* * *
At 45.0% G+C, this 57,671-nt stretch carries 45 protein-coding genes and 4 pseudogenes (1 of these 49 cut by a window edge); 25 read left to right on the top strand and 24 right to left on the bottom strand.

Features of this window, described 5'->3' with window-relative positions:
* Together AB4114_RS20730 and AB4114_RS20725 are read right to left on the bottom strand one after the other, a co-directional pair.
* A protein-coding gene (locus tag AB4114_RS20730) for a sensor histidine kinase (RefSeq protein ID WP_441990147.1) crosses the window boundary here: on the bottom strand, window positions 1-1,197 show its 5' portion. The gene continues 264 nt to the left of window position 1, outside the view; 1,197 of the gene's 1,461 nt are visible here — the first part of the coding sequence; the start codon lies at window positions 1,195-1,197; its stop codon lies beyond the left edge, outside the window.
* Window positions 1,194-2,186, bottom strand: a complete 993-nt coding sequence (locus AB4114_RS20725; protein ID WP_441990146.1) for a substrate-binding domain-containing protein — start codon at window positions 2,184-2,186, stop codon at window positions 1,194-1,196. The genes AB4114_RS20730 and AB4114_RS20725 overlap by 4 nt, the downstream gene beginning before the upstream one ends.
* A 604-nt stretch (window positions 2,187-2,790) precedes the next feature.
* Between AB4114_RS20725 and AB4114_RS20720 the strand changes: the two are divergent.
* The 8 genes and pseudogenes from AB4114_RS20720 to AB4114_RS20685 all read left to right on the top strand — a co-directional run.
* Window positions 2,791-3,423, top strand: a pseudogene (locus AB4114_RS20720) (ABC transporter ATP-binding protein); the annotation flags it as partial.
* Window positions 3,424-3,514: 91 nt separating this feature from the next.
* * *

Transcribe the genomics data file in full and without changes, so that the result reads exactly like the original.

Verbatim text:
At 45.0% G+C, this 57,671-nt stretch carries 45 protein-coding genes and 4 pseudogenes (1 of these 49 cut by a window edge); 25 read left to right on the top strand and 24 right to left on the bottom strand.

Features of this window, described 5'->3' with window-relative positions:
* Together AB4114_RS20730 and AB4114_RS20725 are read right to left on the bottom strand one after the other, a co-directional pair.
* A protein-coding gene (locus tag AB4114_RS20730) for a sensor histidine kinase (RefSeq protein ID WP_441990147.1) crosses the window boundary here: on the bottom strand, window positions 1-1,197 show its 5' portion. The gene continues 264 nt to the left of window position 1, outside the view; 1,197 of the gene's 1,461 nt are visible here — the first part of the coding sequence; the start codon lies at window positions 1,195-1,197; its stop codon lies beyond the left edge, outside the window.
* Window positions 1,194-2,186, bottom strand: a complete 993-nt coding sequence (locus AB4114_RS20725; protein ID WP_441990146.1) for a substrate-binding domain-containing protein — start codon at window positions 2,184-2,186, stop codon at window positions 1,194-1,196. The genes AB4114_RS20730 and AB4114_RS20725 overlap by 4 nt, the downstream gene beginning before the upstream one ends.
* A 604-nt stretch (window positions 2,187-2,790) precedes the next feature.
* Between AB4114_RS20725 and AB4114_RS20720 the strand changes: the two are divergent.
* The 8 genes and pseudogenes from AB4114_RS20720 to AB4114_RS20685 all read left to right on the top strand — a co-directional run.
* Window positions 2,791-3,423, top strand: a pseudogene (locus AB4114_RS20720) (ABC transporter ATP-binding protein); the annotation flags it as partial.
* Window positions 3,424-3,514: 91 nt separating this feature from the next.